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Tuesday, June 27, 2006

Neuromarketing, Neurolearning, and a Warning


Neuromarketing—the study of the brains response to advertising—is everywhere these days. Neuromarketers are as brash as to propose that there is a buy button in the brain.

Of course the marketing is way out in front of the science, but that doesn’t mean that folks aren’t diving in—learning brain basics, sifting through brain research, and even conducting fMRI studies. Figuring out how the brain works just makes sense from a marketing perspective.

One wishes that educators pursued neuroscience with the same vigor as their business brethren. Why not a quest to discover learning button in the brain? Why not a race between the learning button and the buy button folk? Why not a cognitive psychology requirement for pre-service teachers?

Brain basics are essential to determining the merits of brain-based learning. In fact, anything with the prefix neuro should come with the warning “consumer beware”. Deena Skolnick a graduate student at Yale, conducted a study that asked her subjects to judge different explanation of psychological phenomena. She found that including a few sentences of neuroscience was all that was needed to make bad explanations look like good ones in the eyes of experts and novices. The message is clear, the next time you see neuro attached, beware of seduction and manipulation.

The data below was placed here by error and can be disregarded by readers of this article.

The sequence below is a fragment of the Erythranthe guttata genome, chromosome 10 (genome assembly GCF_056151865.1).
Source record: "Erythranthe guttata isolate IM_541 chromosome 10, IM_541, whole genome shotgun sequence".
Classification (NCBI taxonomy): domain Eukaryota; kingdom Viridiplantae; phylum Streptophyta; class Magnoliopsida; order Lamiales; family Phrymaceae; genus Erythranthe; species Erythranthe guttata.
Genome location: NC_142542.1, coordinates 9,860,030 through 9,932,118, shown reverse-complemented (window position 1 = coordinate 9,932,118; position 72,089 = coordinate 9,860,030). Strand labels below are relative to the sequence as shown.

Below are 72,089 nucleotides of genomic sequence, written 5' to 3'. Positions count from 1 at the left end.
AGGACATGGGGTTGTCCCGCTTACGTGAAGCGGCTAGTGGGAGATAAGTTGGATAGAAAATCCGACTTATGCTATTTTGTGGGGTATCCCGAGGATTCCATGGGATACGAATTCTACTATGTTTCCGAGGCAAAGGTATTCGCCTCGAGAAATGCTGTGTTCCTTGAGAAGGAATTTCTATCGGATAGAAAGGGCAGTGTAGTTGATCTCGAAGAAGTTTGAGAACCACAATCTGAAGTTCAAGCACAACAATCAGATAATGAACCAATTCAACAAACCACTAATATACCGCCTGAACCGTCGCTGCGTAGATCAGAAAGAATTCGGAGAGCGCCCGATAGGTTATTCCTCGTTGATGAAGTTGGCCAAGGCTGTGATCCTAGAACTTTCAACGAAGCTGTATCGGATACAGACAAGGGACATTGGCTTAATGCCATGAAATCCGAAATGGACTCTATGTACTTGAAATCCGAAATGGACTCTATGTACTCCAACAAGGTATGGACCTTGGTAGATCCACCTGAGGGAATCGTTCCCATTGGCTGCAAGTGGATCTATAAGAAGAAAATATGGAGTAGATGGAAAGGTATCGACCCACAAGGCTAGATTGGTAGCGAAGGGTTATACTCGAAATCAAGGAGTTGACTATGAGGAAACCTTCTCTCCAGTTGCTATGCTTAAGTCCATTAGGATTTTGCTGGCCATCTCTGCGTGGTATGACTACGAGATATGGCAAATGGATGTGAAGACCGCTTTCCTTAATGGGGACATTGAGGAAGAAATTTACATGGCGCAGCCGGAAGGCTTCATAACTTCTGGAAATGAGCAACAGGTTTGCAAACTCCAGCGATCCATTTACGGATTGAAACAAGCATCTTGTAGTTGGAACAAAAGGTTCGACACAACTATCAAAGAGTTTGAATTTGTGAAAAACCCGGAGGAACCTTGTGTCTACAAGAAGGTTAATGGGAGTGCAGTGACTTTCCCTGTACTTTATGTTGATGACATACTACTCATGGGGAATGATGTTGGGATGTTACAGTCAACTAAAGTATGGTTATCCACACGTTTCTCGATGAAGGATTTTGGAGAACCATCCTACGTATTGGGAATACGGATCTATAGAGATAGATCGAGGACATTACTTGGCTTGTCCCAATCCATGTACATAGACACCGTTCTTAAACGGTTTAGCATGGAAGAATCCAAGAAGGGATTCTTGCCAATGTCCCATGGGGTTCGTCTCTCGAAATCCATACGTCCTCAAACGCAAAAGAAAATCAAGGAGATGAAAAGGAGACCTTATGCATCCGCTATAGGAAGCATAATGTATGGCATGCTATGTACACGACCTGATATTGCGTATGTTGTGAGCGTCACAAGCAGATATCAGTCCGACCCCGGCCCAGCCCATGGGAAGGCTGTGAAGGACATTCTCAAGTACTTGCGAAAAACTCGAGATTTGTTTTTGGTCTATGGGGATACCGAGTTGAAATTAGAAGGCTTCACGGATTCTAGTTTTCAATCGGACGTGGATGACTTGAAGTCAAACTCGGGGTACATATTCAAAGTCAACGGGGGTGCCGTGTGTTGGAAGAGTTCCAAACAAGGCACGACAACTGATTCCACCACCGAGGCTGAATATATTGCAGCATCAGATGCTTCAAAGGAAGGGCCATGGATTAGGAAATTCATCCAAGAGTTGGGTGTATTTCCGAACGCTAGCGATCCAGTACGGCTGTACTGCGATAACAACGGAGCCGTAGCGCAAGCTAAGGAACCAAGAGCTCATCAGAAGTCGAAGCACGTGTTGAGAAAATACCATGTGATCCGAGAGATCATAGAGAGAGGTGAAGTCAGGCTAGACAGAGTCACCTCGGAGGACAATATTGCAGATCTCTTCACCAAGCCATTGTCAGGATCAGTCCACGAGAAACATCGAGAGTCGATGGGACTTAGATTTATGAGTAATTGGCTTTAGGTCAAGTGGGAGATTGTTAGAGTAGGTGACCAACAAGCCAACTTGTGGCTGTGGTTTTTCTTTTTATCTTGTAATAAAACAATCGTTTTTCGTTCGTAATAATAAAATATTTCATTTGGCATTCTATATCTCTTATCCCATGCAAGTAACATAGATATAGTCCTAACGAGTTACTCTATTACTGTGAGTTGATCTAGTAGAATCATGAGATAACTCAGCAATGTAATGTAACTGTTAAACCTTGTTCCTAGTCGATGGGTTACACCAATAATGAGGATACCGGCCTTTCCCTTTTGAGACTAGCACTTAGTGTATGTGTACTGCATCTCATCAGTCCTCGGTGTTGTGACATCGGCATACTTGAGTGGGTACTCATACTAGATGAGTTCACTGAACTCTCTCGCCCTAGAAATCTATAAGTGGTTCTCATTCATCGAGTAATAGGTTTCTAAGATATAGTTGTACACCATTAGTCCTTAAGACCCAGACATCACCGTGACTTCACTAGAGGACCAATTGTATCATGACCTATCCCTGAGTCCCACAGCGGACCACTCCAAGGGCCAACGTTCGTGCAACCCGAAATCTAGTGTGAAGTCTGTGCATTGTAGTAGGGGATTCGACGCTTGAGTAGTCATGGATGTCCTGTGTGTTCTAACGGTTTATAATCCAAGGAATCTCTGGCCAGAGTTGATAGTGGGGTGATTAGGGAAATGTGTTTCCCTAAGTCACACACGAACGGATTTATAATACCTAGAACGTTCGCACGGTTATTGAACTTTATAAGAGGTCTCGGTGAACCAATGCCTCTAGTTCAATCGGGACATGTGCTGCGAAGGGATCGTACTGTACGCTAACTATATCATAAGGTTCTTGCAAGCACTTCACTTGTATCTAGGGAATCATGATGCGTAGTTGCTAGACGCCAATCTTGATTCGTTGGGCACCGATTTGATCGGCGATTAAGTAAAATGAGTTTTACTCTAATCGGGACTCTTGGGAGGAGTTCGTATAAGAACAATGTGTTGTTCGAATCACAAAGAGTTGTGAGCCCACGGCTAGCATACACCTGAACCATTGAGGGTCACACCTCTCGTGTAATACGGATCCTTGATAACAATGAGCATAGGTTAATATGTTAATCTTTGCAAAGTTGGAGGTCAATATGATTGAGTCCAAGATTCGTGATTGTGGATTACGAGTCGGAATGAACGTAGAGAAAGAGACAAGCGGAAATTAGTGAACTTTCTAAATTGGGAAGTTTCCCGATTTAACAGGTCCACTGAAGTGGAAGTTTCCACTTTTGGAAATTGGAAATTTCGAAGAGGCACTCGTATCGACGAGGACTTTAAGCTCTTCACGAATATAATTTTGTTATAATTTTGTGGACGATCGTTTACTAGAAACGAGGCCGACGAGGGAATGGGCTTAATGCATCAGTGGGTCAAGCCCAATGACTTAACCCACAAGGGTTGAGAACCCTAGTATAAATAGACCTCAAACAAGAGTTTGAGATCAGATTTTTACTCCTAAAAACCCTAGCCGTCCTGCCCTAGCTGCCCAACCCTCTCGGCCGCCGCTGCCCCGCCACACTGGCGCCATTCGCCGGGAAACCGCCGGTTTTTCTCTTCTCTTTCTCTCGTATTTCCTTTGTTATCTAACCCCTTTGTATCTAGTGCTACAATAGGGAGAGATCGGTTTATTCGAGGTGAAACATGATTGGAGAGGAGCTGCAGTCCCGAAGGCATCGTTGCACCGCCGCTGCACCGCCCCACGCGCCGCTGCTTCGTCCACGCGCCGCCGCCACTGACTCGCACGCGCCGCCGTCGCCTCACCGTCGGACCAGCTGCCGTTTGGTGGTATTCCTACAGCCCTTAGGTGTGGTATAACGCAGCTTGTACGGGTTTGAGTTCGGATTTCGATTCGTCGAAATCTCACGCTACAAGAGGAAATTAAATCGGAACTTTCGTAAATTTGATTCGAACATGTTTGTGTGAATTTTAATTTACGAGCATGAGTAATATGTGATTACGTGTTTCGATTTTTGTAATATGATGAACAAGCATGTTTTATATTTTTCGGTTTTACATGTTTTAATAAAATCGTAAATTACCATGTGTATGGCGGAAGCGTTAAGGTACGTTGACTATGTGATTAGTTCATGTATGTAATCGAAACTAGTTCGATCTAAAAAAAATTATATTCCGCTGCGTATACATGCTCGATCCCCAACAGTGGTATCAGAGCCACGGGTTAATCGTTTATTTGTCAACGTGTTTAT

The best defense against manipulation is to realize the limits of neuroscience by studying the brain yourself. A good place to start is the Society for Neuroscience. You can get a free copy of Brain Facts there and jumpstart your knowledge of neuroscience today.

Comments on "Neuromarketing, Neurolearning, and a Warning"

 

Anonymous NeuroGuy said ... (6:44 AM) : 

Actually, there's quite a bit of work going on to determine how humans form memories (much of learning, obviously, directly involves memory), and how to enhance the process. Unfortunately, as with neuromarketing, neurolearning is unlikely to have a magic button that offers a major shortcut. (If Ray Kurzweil is right, though, in a few decades we'll be able to download new information into our computer-enhanced brains. Until then, we can improve the process a bit with research-based approaches to learning and, more controversially, perhaps with cognitive enhancement pharmaceuticals, but learning will still entail hard work.)

 

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